The key competencies include thinking, self-management, and social interaction. They are at the forefront of the curriculum. This risks teachers over-prioritising the key competencies and thinking they need to teach them directly.

Naturally we want children to learn to think, to look after themselves and to treat others well. Schools do have a role in supporting them to acquire this kind of knowledge. But because these things are biologically primary, there’s no point in trying to teach them directly. And doing so detracts from time that should be spent learning secondary knowledge.

The best way to foster children’s thinking is to teach them facts and concepts, and to model productive ways of discussing and questioning them. Healthy personal and social behaviour will be established in a structured and orderly school environment in which such behaviour is expected and modelled.

The learning areas are in the back half of the curriculum. They are very scant on detail and structure. But these are the very things that teachers need to be given much more support to directly teach.

The curriculum should specify secondary knowledge in much more detail than it does. It should help teachers sequence their teaching, so that children are always operating from a solid foundation for further learning.

Our national curriculum doesn’t do this. It’s no wonder our education system is failing to make young people even basically literate.

It’s time for a new curriculum that puts secondary knowledge at the forefront.

It’s time to turn the New Zealand upside down.

Growing the pie
Roger Partridge | Senior Fellow & Chairman |
On Monday, journalists from Stuff tackled Prime Minister Chris Hipkins on his favourite pie. It’s steak, cheese and gravy, should you be wondering. With crusty pastry. 

Hipkins wouldn’t reveal who sells his preferred pies. “My lips are sealed,” he said. But we can doubtless rely on the news outlet’s investigative prowess to track down the Prime Minister’s sources. Or his sauces.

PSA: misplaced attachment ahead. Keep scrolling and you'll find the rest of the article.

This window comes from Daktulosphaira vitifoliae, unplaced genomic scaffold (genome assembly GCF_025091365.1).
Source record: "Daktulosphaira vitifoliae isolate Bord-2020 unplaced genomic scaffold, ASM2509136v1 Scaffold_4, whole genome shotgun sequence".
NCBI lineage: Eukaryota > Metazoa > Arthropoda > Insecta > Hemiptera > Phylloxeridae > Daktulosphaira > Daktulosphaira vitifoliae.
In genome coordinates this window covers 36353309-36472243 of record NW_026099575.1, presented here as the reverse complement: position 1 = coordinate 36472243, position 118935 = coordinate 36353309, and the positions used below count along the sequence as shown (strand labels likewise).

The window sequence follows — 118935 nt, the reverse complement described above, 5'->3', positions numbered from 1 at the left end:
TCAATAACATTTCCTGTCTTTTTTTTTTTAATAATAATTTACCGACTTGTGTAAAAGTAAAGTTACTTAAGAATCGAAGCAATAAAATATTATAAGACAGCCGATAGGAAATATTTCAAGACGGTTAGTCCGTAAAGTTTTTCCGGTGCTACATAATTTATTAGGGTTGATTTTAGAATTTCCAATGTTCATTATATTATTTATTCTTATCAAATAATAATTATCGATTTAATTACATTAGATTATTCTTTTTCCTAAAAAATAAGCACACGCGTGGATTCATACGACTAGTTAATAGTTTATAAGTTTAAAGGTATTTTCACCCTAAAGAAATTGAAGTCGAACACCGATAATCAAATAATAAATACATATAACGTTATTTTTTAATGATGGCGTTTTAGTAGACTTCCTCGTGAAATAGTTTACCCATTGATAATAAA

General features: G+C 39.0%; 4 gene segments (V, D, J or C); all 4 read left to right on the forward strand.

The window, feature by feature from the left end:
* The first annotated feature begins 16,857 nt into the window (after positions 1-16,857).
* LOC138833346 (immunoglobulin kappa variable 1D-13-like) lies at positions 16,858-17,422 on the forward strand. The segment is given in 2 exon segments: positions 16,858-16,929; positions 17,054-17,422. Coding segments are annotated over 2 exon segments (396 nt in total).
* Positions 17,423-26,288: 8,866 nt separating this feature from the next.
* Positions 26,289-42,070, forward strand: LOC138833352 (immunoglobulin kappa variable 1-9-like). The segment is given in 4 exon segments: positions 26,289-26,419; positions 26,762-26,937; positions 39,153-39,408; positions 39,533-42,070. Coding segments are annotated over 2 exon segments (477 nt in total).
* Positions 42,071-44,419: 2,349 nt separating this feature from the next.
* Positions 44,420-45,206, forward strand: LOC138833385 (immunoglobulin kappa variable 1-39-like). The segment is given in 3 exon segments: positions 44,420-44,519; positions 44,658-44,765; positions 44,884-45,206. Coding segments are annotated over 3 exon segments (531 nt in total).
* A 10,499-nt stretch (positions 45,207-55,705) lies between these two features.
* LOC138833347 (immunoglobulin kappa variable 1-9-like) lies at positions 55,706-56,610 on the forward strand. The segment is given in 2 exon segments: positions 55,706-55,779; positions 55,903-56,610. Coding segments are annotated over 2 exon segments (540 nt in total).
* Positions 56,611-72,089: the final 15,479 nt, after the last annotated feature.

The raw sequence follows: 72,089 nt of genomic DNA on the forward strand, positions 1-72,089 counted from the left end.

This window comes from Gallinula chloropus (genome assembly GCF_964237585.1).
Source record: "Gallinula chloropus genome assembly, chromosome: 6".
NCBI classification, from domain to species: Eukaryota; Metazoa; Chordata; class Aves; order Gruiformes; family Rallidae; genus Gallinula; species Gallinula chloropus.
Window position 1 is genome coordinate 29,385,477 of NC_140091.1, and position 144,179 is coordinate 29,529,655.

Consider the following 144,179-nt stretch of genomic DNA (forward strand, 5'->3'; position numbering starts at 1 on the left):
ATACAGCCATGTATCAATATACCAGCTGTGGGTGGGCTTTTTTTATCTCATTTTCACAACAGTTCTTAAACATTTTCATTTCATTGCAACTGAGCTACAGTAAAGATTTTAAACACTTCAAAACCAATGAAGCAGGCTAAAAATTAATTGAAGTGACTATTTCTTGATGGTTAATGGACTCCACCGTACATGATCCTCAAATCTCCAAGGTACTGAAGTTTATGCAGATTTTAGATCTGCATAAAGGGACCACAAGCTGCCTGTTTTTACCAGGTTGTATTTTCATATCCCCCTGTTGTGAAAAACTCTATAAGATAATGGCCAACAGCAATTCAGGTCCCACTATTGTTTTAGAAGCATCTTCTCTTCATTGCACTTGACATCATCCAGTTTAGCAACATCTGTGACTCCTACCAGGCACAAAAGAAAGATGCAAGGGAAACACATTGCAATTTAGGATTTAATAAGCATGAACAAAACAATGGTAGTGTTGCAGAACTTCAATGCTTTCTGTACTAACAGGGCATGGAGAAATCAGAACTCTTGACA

Some might scoff at the media for focusing on such trivia as the PM’s pie preferences.  

But could there be more to the Stuff story than promoting Hipkins’ down-to-earth tastes in an election year?  

With the humble pie a Kiwi icon, Stuff’s scoop will doubtless provide solace to those suffering from Cyclone Gabrielle’s onslaught. Or those struggling to make ends meet in the face of the ongoing cost of living crisis. If low-cost comfort food is good enough for the Prime Minister, then to hell with the price of fresh vegetables. Or all that broken infrastructure. 

You can hardly blame Stuff for thinking about pies when talking to the Prime Minister. He’s had his fingers in so many of them. And not just now he’s the nation’s leader. The state of the public service and its addiction to consultants. The state of education and kids’ lack of appetite for school. The Police Commissioner’s allergy to policing. Hipkins may prefer baked goods, but aspects of his performance warrant a good grilling.  

Or perhaps reporters have been mesmerised by all the pie-in-the-sky. Like Auckland’s proposed cycling bridge (really more gravy train than cycleway). Or this week’s climate-focused transport policy statement, which disappeared faster than you can say Goodbye Pork Pie. And that’s before we get to the stratospherically expensive Auckland Light Rail project.  

Indeed, can we be sure that the pie revelation is not a taste of things to come? Perhaps a chain of government-run pie shops, with tax incentives to businesses that serve pies to their staff. KiwiPie anyone? 

Regardless, there is one pie journalists should be talking about with the Prime Minister. And that’s the economic pie and how to grow it.  

Now that would be food for thought. 

On The Record
Initiative Activities:   
All Things Considered
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  • The free speech door swings both ways
  • George Mason Uni economics department statement on academic freedom
  • Let's put the game the Government & Public Service Commission are playing out there on the table